Iran: Clashes With Young Protesters and Suppressive Forces

Iran: Clashes with young protesters and suppressive forces

Iran: Clashes with young protesters and suppressive forces

By Armin Baldwin

Reports from inside Iran show that unrest is continuing across the country – something that has been so prevalent over the past few years. The Iranian regime’s mismanagement, widespread corruption, meddling across the Middle East, its terrorist activities, its sectarianism, its domestic suppression, and so on, culminated in the major uprising between December 2017 to January 2018.

The protests and anti-government demonstrations during the uprising were initially focused on the Iranian governments economic policies, but as the protests spread further across the country they became more political in nature. There were loud calls for regime change and the people made it very clear that they are opposed to the clerical regime.

Throughout 2018, Iran saw some of the biggest and most serious protests and anti-government demonstrations since the 2009 uprising . They have had a huge impact on the Iranian regime that responded with force and further suppression despite calls from the international community including from the Office of the United Nations High Commissioner for Human Rights, to allow the people their right to protest. Thousands of people were arrested with many being imprisoned, and there were a number of deaths.

This year, the protests are continuing. Many workers are striking because of the poor conditions they are subjected too, including the non-payment of wages.

Recent reports from the country have indicated that the Revolutionary Guards (IRGC) brutal and suppressive Basij force has been involved in clashes with students and young people in the south-central city of Shiraz. The young protesters allegedly attacked the head of the Basij force in Shiraz, Mehdi Zarei, after being confronted by him as they were entering the Sheikh Ali Choopan Basij site.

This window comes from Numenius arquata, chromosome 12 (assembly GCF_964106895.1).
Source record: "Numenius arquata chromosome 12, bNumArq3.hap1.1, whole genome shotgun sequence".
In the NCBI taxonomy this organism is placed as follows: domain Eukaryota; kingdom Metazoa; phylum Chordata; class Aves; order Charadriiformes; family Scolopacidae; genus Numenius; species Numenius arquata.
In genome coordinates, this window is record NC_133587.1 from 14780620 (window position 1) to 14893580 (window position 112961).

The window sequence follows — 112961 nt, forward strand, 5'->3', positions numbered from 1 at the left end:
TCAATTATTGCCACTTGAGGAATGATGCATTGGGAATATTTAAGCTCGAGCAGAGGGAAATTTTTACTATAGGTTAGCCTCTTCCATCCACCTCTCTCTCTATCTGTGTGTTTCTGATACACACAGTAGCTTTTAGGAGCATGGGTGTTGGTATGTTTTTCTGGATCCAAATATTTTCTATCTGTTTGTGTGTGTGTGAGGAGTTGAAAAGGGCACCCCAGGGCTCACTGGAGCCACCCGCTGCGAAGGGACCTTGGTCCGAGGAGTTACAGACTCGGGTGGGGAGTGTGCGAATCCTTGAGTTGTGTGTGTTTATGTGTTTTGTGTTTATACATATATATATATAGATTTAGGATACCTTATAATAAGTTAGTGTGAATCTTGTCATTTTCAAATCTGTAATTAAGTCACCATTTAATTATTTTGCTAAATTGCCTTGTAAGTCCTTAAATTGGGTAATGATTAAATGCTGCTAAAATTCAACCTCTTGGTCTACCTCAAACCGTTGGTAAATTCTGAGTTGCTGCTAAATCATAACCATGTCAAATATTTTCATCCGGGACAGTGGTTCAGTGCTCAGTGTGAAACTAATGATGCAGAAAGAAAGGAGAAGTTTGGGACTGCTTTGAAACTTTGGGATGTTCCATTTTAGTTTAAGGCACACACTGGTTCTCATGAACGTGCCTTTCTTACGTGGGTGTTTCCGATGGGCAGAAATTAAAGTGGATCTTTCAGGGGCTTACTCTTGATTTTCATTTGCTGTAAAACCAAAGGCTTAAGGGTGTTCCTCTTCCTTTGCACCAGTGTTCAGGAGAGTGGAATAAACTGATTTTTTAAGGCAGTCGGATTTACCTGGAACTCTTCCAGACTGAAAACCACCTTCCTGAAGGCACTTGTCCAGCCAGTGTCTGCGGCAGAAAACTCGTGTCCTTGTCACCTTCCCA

State-run media in Iran has confirmed the incidence, saying that Zarae was attacked by a number of young people.

Other reports are indicating that many young people in a number of different cities are also confronting the suppressive forces, fed up with the extreme repression that they are faced with.

The country’s Minister of Interior Abdolreza Rahmani Fazli has warned that there could be further unrest and said that the authorities must be prepared for it. He said during an interview on state television: “We shouldn’t neglect, ignore the protests and unrests, and not take preventive measures and proper responses. Any incident could turn into a great event.”

He said that the enemy is triggering the protests and demonstrations through sanctions being imposed.

Yet this is far from being the case. The United States is not at the centre of the problem. The people are not taking to the streets because they oppose the United States. They are taking to the streets because they oppose the regime. The people have said as much during the uprising and ever since, highlighting that the enemy is not abroad – it is right at home.

The people of Iran are supported by the Iranian Resistance – the most organised opposition group and the only viable alternative to the clerical rule. They are backing the people in their quest for freedom, democracy, peace and the respect of human rights.